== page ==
Viťazoslav Móric of the SNS.
Courtesy of SNS
Promoting its petition for the reimposition of the death penalty, the SNS invited visitors to sign the document under a dripping ferris wheel in a Bratislava amusment park, promising small gifts in return. Approximately 300 children, parents and curious onlookers lined up to add their names to the petition and put the party's cheap pens, stickers and key chains in their pockets.
"Get out of here, you kids," shouted a middle aged woman at a group of children who were stuffing their pockets with SNS 'gifts'. "You've already got enough of those pens, and I only have one. Go on home."
Beside an enormous BMW, the SNS set up a booth to pass out "pre-election goulash" for the knots of shabbily-dressed children who waited patiently for it to be served. Parents clutched mugs of free beer, hunching their shoulders against the rain.
The bizarre congregation was in fact a pre-election rally for the SNS, one of the three members of the ruling coalition government. No speeches were made, no fanfare was heard, no pizzazz was to be seen.
SNS vice-chairman Anna Malíková said that the low-key meeting was a part of a deliberate campaign strategy. "Slovakia is not America," she said, "and our Slovak voters don't care for a show. The SNS will not campaign for the elections in a showy style."
With a minimum of pomp, Education Minister Eva Slavkovská circulated among the sparse crowd, nodding and smiling and exchanging small talk with visitors. "We are going to hold three meetings in western Slovakia, that's enough for us," Slavkovská told The Slovak Spectator, but declined to explain why.
The party had thrown more of a bash the previous day, September 5, in the Bratislava suburb of Dúbravka, but had attracted only 80 people. SNS-emblazoned balloons and a Slovak folk band greeted visitors, as did a scowling group of teenage punks wearing 'anarchy' t-shirts.
The SNS representatives who spoke in Dúbravka were an impressive group - doctors, lawyers, university lecturers, psychologists and architects. But the crowd was restive, and when Slavkovská began a long speech on the previous four years in government, people opened their free beers, ate their free sandwiches and moved for the doors.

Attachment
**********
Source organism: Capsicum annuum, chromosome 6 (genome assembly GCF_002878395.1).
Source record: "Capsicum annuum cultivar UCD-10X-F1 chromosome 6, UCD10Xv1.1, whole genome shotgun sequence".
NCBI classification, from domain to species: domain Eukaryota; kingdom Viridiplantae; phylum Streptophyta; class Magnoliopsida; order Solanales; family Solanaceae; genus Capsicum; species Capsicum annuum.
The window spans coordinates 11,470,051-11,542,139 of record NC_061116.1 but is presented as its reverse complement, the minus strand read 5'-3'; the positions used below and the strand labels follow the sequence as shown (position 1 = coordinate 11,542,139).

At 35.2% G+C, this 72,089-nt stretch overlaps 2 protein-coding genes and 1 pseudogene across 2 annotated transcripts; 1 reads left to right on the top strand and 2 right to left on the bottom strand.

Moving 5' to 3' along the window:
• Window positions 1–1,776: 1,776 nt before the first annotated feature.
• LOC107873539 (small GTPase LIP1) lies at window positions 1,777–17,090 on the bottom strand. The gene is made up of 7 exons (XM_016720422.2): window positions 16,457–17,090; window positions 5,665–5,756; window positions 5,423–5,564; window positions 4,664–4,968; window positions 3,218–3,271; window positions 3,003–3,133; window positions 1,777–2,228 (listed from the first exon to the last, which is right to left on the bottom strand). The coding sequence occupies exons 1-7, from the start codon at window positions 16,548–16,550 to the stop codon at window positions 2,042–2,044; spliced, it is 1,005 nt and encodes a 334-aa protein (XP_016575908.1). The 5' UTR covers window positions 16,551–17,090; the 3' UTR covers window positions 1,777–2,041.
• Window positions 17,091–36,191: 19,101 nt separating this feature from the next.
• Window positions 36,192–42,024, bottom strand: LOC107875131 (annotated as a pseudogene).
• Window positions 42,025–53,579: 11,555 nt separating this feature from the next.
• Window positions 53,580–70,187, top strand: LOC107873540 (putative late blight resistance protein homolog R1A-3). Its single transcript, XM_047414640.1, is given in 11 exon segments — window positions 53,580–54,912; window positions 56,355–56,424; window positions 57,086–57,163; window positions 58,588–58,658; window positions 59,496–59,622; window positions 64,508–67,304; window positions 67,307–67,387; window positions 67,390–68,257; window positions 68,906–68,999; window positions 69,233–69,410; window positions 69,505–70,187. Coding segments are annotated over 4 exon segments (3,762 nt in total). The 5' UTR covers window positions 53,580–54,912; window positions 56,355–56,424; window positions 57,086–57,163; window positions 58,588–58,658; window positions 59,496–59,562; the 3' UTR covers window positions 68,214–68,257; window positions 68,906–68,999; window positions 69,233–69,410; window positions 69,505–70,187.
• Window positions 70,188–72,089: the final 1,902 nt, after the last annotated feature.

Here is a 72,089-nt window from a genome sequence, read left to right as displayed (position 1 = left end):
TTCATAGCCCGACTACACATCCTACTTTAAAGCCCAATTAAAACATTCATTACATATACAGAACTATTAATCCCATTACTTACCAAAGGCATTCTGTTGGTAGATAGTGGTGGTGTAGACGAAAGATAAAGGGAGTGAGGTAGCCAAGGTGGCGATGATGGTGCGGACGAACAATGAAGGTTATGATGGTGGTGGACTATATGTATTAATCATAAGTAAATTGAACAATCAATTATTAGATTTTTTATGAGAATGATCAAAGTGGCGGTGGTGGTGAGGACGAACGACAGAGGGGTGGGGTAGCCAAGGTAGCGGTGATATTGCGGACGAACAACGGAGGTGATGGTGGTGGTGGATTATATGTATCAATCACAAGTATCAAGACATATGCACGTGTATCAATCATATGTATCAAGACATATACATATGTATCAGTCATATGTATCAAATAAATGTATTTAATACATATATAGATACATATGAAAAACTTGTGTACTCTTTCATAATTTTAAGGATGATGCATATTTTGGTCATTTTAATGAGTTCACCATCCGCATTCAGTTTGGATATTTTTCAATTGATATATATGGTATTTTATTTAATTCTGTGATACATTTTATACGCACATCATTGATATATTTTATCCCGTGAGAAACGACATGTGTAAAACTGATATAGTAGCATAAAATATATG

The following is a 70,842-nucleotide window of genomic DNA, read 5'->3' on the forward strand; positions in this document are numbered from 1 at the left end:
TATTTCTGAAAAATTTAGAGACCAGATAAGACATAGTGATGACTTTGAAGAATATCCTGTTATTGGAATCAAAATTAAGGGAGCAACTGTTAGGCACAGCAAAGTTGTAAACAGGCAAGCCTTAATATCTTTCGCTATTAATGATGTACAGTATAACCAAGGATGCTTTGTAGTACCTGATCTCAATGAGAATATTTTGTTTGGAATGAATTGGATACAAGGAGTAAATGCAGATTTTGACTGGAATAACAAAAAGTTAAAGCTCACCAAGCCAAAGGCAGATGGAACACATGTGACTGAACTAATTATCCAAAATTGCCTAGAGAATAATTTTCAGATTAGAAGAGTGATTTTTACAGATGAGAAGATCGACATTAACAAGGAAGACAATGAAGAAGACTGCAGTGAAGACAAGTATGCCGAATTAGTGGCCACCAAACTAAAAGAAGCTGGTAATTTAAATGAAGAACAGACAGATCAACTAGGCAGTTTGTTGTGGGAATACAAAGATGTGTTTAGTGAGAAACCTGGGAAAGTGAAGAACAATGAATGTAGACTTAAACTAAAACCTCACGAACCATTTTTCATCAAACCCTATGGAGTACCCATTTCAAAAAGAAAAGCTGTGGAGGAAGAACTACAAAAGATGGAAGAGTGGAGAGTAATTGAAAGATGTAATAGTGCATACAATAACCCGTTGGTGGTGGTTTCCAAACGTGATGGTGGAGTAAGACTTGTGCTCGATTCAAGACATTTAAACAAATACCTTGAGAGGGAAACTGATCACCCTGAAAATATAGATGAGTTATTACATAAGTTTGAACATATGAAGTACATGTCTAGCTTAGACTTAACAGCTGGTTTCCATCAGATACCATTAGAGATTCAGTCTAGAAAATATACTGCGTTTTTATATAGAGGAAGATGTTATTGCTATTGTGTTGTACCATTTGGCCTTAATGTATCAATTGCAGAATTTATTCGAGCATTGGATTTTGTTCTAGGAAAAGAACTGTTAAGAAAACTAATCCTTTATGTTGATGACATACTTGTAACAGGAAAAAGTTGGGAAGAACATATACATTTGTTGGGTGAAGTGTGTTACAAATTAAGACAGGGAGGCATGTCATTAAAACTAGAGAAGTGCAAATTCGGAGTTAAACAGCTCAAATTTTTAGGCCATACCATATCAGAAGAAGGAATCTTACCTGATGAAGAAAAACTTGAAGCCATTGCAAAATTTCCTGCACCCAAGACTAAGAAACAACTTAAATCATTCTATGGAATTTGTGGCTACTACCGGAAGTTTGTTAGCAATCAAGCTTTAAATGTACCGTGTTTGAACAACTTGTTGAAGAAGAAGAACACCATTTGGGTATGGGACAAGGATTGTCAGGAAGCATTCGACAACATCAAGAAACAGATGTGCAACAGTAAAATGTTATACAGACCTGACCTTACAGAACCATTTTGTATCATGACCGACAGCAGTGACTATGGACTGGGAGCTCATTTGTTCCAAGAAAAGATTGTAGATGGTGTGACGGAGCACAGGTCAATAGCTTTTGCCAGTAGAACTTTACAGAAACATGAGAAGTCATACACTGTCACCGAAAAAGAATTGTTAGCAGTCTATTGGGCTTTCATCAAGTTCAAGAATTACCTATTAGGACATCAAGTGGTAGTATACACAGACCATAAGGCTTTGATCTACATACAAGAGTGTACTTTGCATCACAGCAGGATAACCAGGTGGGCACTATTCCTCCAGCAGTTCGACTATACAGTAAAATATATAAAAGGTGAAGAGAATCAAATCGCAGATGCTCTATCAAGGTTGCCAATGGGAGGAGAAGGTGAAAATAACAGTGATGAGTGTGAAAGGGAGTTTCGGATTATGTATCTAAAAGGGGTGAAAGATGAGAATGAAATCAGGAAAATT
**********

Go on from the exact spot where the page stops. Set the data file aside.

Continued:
The few guests who remained heard Víťazoslav Móric, former SNS chairman, advance special SNS "solutions" to favorite SNS problems like that of "the gypsies - I have seen a [6 foot tall] gypsy taking a taxi and paying for it out of his social grants...The Slovak saying that 'he who doesn't work doesn't eat' is addressed to the gypsies."
After delivering himself of these comments, Móric turned his attention to education ("if it were up to me, I would close all Hungarian schools") and the EU ("if there is anyone who wants to enter the EU in 100 days, he must be very ill").
On tables scattered around the nearly-empty room, one could find copies of Slovakia's Catholic Newspaper, as well as manifestoes written by SNS vice-chairman Viliam Oberhauser. "If you don't vote SNS, the people who lead us will sell us out for a cup of lentils, and turn Slovaks into atheists and servants in our own house..."
The SNS, established in 1990, is considered a stable political party with a constant 8% level of support. During its election campaign, which officially began on August 16, the 60th anniversary of the death of Slovak priest Andrej Hlinka, the SNS has stressed the themes of christianity, anti-western and independent values.
14. Sep 1998 at 0:00 | Soňa Bellušová